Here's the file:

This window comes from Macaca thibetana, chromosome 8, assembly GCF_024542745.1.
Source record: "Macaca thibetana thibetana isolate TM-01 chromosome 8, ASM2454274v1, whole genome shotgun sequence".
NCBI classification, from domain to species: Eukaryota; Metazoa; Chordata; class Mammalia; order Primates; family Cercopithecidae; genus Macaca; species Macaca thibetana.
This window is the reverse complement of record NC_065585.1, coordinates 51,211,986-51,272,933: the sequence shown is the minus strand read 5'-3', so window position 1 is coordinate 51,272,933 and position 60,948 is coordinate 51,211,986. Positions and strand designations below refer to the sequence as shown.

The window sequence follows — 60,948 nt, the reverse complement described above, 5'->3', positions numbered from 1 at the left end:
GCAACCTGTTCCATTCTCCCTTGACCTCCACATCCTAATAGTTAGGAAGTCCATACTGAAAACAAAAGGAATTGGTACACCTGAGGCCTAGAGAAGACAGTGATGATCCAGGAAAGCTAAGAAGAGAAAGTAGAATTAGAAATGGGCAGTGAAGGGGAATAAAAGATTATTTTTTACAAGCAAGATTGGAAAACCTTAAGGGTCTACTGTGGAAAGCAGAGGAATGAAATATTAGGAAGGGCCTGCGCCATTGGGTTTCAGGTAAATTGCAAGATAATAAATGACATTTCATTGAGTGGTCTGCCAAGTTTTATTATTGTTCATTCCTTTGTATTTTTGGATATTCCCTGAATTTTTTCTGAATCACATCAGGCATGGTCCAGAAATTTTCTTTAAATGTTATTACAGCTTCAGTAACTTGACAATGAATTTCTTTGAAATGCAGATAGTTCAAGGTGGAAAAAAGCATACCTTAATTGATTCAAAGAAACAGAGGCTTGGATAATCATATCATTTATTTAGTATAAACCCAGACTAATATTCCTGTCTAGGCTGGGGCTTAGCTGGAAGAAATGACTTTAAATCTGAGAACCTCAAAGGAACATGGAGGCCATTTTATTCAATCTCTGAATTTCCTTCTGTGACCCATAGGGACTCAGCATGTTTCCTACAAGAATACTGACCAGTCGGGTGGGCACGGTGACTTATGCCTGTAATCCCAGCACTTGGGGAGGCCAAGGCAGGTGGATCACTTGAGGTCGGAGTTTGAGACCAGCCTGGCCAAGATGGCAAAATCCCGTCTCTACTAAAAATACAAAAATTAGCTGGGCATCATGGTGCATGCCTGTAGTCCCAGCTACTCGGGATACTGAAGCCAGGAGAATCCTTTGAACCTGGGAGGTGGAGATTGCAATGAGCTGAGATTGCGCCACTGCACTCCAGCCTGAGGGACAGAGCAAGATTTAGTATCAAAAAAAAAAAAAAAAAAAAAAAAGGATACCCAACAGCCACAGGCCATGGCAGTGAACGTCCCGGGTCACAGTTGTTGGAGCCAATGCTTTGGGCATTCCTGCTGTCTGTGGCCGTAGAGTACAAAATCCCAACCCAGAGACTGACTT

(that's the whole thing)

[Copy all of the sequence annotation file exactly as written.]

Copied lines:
This window comes from Macaca thibetana, chromosome 8, assembly GCF_024542745.1.
Source record: "Macaca thibetana thibetana isolate TM-01 chromosome 8, ASM2454274v1, whole genome shotgun sequence".
NCBI classification, from domain to species: Eukaryota; Metazoa; Chordata; class Mammalia; order Primates; family Cercopithecidae; genus Macaca; species Macaca thibetana.
This window is the reverse complement of record NC_065585.1, coordinates 51,211,986-51,272,933: the sequence shown is the minus strand read 5'-3', so window position 1 is coordinate 51,272,933 and position 60,948 is coordinate 51,211,986. Positions and strand designations below refer to the sequence as shown.

The window sequence follows — 60,948 nt, the reverse complement described above, 5'->3', positions numbered from 1 at the left end:
GCAACCTGTTCCATTCTCCCTTGACCTCCACATCCTAATAGTTAGGAAGTCCATACTGAAAACAAAAGGAATTGGTACACCTGAGGCCTAGAGAAGACAGTGATGATCCAGGAAAGCTAAGAAGAGAAAGTAGAATTAGAAATGGGCAGTGAAGGGGAATAAAAGATTATTTTTTACAAGCAAGATTGGAAAACCTTAAGGGTCTACTGTGGAAAGCAGAGGAATGAAATATTAGGAAGGGCCTGCGCCATTGGGTTTCAGGTAAATTGCAAGATAATAAATGACATTTCATTGAGTGGTCTGCCAAGTTTTATTATTGTTCATTCCTTTGTATTTTTGGATATTCCCTGAATTTTTTCTGAATCACATCAGGCATGGTCCAGAAATTTTCTTTAAATGTTATTACAGCTTCAGTAACTTGACAATGAATTTCTTTGAAATGCAGATAGTTCAAGGTGGAAAAAAGCATACCTTAATTGATTCAAAGAAACAGAGGCTTGGATAATCATATCATTTATTTAGTATAAACCCAGACTAATATTCCTGTCTAGGCTGGGGCTTAGCTGGAAGAAATGACTTTAAATCTGAGAACCTCAAAGGAACATGGAGGCCATTTTATTCAATCTCTGAATTTCCTTCTGTGACCCATAGGGACTCAGCATGTTTCCTACAAGAATACTGACCAGTCGGGTGGGCACGGTGACTTATGCCTGTAATCCCAGCACTTGGGGAGGCCAAGGCAGGTGGATCACTTGAGGTCGGAGTTTGAGACCAGCCTGGCCAAGATGGCAAAATCCCGTCTCTACTAAAAATACAAAAATTAGCTGGGCATCATGGTGCATGCCTGTAGTCCCAGCTACTCGGGATACTGAAGCCAGGAGAATCCTTTGAACCTGGGAGGTGGAGATTGCAATGAGCTGAGATTGCGCCACTGCACTCCAGCCTGAGGGACAGAGCAAGATTTAGTATCAAAAAAAAAAAAAAAAAAAAAAAAGGATACCCAACAGCCACAGGCCATGGCAGTGAACGTCCCGGGTCACAGTTGTTGGAGCCAATGCTTTGGGCATTCCTGCTGTCTGTGGCCGTAGAGTACAAAATCCCAACCCAGAGACTGACTT